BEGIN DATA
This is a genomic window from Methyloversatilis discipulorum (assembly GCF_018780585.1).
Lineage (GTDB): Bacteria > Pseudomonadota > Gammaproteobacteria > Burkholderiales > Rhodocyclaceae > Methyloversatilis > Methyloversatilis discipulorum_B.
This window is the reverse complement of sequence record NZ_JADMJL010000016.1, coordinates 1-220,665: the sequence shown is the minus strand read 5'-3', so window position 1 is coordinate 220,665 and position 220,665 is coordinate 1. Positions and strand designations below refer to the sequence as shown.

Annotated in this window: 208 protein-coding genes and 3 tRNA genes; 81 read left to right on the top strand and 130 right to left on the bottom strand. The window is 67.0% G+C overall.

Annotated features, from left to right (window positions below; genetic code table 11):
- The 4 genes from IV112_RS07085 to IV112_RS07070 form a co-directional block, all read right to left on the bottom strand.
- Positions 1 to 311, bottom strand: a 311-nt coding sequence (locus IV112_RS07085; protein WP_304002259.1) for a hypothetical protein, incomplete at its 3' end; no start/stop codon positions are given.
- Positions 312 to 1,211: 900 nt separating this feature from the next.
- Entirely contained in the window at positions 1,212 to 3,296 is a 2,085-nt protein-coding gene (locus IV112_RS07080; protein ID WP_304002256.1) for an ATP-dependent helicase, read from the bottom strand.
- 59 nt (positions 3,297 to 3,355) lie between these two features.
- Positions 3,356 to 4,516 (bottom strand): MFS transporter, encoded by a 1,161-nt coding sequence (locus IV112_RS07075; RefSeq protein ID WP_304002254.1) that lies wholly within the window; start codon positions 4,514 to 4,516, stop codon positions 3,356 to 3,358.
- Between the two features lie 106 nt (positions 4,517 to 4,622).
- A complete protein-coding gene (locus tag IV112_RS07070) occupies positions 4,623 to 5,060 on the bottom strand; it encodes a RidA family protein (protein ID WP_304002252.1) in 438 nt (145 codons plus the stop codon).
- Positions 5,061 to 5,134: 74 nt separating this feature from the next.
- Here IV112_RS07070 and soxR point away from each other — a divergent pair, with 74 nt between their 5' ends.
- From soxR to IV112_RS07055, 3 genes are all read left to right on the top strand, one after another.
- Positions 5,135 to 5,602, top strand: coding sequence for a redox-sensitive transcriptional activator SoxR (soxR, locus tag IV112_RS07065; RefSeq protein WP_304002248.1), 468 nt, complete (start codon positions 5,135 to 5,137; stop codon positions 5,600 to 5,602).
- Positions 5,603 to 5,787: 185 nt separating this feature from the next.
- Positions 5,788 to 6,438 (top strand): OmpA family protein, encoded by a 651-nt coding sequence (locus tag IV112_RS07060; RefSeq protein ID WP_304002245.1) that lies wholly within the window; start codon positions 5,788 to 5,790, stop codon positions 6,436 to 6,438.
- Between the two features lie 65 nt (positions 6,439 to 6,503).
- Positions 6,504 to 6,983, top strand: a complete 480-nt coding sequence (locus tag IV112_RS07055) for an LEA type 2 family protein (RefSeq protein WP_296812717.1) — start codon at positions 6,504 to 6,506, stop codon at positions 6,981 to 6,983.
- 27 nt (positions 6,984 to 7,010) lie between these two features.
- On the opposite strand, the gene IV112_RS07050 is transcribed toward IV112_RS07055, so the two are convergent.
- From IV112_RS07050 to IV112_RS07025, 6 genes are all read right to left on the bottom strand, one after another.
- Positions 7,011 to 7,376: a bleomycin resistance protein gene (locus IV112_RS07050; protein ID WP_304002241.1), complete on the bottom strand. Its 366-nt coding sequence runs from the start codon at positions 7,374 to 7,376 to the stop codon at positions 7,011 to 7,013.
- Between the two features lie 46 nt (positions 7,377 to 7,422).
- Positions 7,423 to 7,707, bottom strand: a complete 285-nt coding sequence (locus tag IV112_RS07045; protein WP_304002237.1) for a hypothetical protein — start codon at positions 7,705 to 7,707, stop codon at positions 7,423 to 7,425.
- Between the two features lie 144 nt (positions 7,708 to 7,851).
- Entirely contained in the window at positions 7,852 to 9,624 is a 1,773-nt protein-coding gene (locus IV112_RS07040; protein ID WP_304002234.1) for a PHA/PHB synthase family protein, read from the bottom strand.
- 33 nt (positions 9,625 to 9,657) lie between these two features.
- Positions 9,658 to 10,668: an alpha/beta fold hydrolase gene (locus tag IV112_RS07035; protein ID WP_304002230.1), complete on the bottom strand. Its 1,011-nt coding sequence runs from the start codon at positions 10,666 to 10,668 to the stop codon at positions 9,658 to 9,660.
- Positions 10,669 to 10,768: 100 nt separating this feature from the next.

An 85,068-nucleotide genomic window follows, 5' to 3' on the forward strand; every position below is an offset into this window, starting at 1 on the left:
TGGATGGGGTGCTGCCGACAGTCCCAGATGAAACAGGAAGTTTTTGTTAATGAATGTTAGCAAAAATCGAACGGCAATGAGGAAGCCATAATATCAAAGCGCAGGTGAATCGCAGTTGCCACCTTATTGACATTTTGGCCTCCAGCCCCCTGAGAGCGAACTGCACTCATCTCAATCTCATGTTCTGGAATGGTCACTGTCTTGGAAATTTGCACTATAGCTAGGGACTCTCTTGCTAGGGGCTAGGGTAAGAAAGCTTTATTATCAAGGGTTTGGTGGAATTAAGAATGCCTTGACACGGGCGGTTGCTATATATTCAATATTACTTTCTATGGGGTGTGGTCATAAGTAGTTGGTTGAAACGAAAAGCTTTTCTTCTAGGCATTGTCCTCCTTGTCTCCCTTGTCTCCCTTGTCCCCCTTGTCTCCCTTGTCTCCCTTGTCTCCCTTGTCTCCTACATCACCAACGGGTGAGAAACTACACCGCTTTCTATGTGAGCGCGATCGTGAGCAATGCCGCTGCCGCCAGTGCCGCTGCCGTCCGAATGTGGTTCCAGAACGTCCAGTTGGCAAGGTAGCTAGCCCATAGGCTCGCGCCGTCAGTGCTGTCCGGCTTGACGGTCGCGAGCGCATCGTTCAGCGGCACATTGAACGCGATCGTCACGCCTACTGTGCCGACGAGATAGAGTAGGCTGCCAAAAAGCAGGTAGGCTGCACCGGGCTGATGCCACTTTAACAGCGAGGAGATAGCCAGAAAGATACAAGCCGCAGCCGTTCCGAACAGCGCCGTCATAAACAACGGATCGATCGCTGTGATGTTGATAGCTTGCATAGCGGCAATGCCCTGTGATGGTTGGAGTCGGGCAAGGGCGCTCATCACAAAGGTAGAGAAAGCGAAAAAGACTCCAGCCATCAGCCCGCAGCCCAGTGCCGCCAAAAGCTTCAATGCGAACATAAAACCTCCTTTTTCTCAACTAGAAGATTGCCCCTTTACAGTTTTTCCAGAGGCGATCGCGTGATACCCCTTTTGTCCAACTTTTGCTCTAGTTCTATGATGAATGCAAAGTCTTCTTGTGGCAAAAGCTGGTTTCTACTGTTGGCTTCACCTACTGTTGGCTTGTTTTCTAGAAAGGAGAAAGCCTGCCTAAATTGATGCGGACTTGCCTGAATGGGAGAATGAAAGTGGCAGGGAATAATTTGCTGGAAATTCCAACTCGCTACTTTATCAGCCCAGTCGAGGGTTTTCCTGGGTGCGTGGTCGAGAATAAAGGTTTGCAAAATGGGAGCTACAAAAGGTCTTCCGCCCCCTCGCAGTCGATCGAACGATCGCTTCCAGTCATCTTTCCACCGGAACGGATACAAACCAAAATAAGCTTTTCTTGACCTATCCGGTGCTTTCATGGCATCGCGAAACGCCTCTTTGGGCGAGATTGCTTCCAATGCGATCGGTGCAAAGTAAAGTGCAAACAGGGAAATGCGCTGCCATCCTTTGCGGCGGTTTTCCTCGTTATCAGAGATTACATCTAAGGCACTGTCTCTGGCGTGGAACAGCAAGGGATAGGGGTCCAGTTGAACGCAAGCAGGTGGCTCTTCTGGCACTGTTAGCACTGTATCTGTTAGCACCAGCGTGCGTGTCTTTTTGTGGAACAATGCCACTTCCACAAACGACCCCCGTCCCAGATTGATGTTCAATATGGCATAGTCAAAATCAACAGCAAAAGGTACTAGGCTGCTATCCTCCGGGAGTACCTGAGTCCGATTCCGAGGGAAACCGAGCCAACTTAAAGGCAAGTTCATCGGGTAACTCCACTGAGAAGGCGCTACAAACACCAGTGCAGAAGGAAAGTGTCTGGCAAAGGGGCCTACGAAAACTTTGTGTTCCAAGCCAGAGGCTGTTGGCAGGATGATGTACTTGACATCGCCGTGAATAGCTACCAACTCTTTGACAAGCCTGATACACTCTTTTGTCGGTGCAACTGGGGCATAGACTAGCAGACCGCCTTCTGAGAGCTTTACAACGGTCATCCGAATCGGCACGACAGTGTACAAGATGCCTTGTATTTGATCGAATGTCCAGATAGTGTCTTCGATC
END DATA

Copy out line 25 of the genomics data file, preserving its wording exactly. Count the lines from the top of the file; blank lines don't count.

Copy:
- Positions 7,011 to 7,376: a bleomycin resistance protein gene (locus IV112_RS07050; protein ID WP_304002241.1), complete on the bottom strand. Its 366-nt coding sequence runs from the start codon at positions 7,374 to 7,376 to the stop codon at positions 7,011 to 7,013.